future PEPs that further evolve the simple API will increment the
minor version number.


Clients
-------

Clients interacting with the simple API **SHOULD** introspect each
response for the repository version, and if that data does not exist
**MUST** assumee that it is version 1.0.

When encountering a major version greater than expected, clients
**MUST** hard fail with an appropiate error message for the user.

When encountering a minor version greater than expected, clients
**SHOULD** warn users with an appropiate message.

Clients **MAY** still continue to use feature detection in order to
determine what features a repository uses.


Rejected Ideas
==============

Using a Header
--------------

Instead of baking this information into the actual HTML, an
alternative would be to use a HTTP header. This idea was
considered and ultimately was rejected because it would make
mirrors have to start modifying headers instead of being able
to operate as a "dumb" HTTP server of files.


Using an URL
------------

Another traditional mechanism for versioning APIs is to bake it
into the URL, something like ``/1.0/simplee/`` or so. This works
well for major version changes where olders clients are not
expected to be capable of continuing to use it, but it is not
well suited to minor version bumps, particularly when the version
numbers can be viewed as largely advisory for end users.




Copyright
=========

This document is placed in the public domain or under the
CC0-1.0-Universal license, whichever is more permissive.



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1 Like

Technically pip has four inputs, the last being the unspecified --find-links :stuck_out_tongue:

Adding a version metadata is the right thing; it would’ve prevented the data-requires-python confusion we had a while ago.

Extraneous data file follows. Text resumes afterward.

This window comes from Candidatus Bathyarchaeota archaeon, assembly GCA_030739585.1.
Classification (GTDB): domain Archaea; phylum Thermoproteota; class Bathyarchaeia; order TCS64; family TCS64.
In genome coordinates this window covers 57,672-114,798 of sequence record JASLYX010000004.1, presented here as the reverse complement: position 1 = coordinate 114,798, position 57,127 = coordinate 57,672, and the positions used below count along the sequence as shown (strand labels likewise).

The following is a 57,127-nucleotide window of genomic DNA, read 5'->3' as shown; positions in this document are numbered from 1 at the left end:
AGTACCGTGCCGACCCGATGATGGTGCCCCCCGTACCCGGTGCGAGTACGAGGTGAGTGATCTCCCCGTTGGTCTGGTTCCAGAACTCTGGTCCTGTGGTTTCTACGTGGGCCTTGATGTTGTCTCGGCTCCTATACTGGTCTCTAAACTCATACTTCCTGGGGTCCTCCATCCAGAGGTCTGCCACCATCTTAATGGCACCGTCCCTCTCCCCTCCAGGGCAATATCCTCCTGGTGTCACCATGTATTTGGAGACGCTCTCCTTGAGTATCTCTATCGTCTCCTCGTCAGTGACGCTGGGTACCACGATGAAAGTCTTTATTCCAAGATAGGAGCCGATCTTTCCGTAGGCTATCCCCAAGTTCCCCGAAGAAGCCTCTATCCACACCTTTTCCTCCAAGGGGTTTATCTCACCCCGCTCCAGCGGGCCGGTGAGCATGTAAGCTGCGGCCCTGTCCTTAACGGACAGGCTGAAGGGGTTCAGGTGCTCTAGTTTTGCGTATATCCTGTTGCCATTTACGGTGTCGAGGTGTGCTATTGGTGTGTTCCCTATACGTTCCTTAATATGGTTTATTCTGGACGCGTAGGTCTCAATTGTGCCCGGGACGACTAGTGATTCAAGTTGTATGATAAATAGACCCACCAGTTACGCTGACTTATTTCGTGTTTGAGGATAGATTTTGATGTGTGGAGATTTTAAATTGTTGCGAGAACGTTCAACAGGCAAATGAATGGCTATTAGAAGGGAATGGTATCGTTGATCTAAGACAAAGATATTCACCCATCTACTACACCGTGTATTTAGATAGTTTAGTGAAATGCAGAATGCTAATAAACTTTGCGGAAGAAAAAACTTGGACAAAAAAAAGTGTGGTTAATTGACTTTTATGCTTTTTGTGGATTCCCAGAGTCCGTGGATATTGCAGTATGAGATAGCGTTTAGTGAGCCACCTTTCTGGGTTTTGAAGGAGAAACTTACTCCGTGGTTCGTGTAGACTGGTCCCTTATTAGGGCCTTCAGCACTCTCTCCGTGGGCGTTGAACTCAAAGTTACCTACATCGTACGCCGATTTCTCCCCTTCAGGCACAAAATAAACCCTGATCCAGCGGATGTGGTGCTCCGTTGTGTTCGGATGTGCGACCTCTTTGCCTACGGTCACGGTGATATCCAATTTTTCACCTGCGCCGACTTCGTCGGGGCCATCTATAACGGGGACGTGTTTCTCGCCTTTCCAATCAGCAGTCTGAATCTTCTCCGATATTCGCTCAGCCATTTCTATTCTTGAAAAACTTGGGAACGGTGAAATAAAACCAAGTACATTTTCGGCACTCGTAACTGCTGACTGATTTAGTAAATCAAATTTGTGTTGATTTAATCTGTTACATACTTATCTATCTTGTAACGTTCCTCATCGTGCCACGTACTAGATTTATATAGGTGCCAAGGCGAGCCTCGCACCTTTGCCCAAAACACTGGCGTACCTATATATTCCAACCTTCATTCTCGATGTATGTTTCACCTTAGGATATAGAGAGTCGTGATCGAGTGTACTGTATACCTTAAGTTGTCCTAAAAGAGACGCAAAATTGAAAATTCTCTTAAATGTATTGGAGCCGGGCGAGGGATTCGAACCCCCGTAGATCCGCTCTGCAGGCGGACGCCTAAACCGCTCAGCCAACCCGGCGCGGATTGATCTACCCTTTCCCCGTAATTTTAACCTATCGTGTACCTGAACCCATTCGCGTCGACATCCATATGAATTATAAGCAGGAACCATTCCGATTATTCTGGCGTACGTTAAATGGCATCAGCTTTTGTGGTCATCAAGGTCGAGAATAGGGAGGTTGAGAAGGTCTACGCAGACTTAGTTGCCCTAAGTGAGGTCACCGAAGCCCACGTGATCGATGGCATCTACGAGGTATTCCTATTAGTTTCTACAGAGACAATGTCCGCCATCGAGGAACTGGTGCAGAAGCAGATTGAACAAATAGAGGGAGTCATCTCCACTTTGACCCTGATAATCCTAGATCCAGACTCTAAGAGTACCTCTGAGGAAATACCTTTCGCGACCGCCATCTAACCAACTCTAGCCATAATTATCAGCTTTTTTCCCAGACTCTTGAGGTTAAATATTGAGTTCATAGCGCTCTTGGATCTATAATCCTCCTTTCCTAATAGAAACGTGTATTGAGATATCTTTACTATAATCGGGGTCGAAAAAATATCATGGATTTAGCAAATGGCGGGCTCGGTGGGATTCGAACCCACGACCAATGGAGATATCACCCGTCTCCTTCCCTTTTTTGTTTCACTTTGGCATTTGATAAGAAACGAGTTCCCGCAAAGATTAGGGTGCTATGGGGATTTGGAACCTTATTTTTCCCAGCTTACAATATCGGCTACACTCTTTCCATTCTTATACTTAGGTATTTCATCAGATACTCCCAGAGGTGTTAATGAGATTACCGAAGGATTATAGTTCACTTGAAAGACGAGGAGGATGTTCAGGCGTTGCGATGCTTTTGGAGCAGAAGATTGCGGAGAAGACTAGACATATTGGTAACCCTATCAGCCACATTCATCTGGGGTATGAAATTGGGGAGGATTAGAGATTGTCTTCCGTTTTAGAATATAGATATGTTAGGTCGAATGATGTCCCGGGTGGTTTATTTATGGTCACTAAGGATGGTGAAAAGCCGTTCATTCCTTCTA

2 Likes

Sounds good, and the PEP text looks great to me!

If this were GitHub, I’d have clicked the approve button with this comment. :slight_smile:

I forgot to mention, since I expect this PEP to be uncontroversial, I plan to just be the BDFL-Delegate for it myself. If anyone would rather I not, feel free to say so and I’ll ask the SC to handle it.

I think something went weird here in that last bit?

Otherwise looks good to me.

Fine with me. If anyone wants another BDFL for process reasons but we don’t want to bother the SC with it, I can cover it, too.

Yup, just mixed up the wording.

Fixed here https://github.com/python/peps/pull/1530

I can be the PEP delegate to make it a little less sketchy having the author approve their own thing. :slight_smile:

2 Likes

If either of your or Paul wants to do it, feel free to just take it over with a PR to the PEP :slight_smile:

I expected this PEP to be pretty uncontroversial, and it appears that everyone either doesn’t have an opinion on it, or are in favor of it.

Given that, I’m asking @brettcannon to go ahead and make a decision on it, unless he feels there’s a benefit to leaving it open longer.

3 Likes

I’m only leaving it open because this is a bad week for me to do one more pass on the PEP before (very likely) accepting it. Can you ping me next week to make sure I have one more look at it?

1 Like

@brettcannon Will do, thanks!

Just following up on this @brettcannon for the upcoming week!

1 Like

And I’m back from vacation! I will aim to go over the PEP this week and either provide feedback or accept.

LGTM! Feel free to update the PEP to final, @dstufft.

I guess there also needs to be an update to packaging.python.org to correspond with the PR that accepts the PEP?